First you need to determine which port caused this. Generally speaking this is often the first port mentioned in /tmp/portmasterfail.txt. Warning: I said generally speaking, meaning that this isn't always the case.

Next you need to determine for yourself if you really want that possibly vulnerable port installed. If so then use the build property I mentioned above. I'd personally recommend installing the port manually (using the old fashioned way of # make DISABLE_VULNERABILITIES=yes install clean).

After that is done you can then use /tmp/portmasterfail.txt. One way to do this is to remove the portmaster command itself (and the flag setup) as well as the port you manually installed. Then simply run: # portmaster `cat /tmp/portmasterfail.txt` and the installation process should easily continue.

But I strongly suggest that you don't run portmaster without a log: portmaster <port> |& tee build.log on csh and/or portmaster <port> 2>&1 | tee build.log for an sh environment. (the extra addition(s) makes sure that tee will also capture the output of /dev/stderr which is usually where you'll get any error messages).

(edit)

What FreeBSD version are you using and what port caused the vulnerability error? I'm wondering because I got curious and then tried running this: # for a in `make all-depends-list | cut -d '/' -f4-`; do pkg audit -q $a; done within the audio/supercollider directory, however it turned up empty. Considering the huge dependency list it's probably a dependency somewhere, but it still left me curious.
 
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revivaloflostart

revivaloflostart

New Member


Messages: 4

#4
I'm running 11.2
it's one of the "lib" dependencies, not sure which one though (should've written it down)
https://www.freshports.org/audio/supercollider
there's quite a few listed, but libsndfile seems familiar (i'm not positive though)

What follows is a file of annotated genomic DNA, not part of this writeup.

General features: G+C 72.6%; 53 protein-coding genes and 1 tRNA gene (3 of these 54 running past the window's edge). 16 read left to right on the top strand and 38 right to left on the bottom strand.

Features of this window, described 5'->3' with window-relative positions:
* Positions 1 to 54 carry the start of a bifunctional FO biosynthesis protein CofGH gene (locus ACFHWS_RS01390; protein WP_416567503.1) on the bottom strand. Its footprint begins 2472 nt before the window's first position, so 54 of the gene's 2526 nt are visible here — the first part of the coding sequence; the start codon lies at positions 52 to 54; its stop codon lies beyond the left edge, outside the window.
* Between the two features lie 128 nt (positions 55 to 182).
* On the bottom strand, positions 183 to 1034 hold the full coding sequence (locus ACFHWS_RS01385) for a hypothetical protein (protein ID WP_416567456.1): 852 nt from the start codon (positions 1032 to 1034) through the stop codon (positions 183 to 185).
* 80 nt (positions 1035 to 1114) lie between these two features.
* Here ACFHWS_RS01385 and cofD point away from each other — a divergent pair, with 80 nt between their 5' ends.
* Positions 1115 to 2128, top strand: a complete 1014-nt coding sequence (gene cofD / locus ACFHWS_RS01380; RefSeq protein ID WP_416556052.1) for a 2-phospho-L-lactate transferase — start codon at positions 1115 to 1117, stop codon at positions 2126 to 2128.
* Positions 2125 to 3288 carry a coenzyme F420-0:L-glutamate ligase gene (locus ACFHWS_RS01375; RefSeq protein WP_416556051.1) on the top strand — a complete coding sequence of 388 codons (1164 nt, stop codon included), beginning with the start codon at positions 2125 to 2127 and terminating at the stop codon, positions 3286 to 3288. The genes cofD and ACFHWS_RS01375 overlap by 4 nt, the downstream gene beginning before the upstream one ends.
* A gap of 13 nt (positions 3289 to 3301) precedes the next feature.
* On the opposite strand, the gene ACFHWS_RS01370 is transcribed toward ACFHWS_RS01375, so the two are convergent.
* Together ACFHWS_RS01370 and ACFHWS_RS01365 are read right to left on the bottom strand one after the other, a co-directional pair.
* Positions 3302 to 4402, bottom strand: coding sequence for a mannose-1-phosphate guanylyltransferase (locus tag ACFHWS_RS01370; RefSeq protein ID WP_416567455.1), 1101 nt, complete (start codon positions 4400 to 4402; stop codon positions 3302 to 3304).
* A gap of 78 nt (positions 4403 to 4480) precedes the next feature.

anyone adventurous enough to try installing and figuring out exactly which dependency it was? :p

by the way, is this a common occurrence at all? and is there any way to prevent running into this issue in the future?
something similar to pkg audit -F, but instead of checking all your installed packages, checks for all the dependencies of a package prior to installing? i mean, the fact that it detected it as a package having vulnerabilities means that it's already a package that's been flagged, shouldn't there be a way to check ahead of time?
 

ShelLuser

Son of Beastie

Thanks: 1,377
Messages: 2,939

#5
by the way, is this a common occurrence at all? and is there any way to prevent running into this issue in the future?
Well, it is common in the sense that it can happen more often. But it's not common enough to happen a lot on my setup.

something similar to pkg audit -F, but instead of checking all your installed packages, checks for all the dependencies of a package prior to installing?
I gave you a solution for that in my previous post. Of course that doesn't recurse into more dependencies, but it should be adjustable for that.

Even so, this is avoidable by relying on binary packages and not ports. Of course you can permanently set up certain build properties in /etc/make.conf but I strongly suggest against that because warnings like these are given for a good reason and are best not ignored.

Anyway, I usually never prepare for this up front and simply let the build process run and detect them. Then I decide on a per-port basis if I really want to go through with it.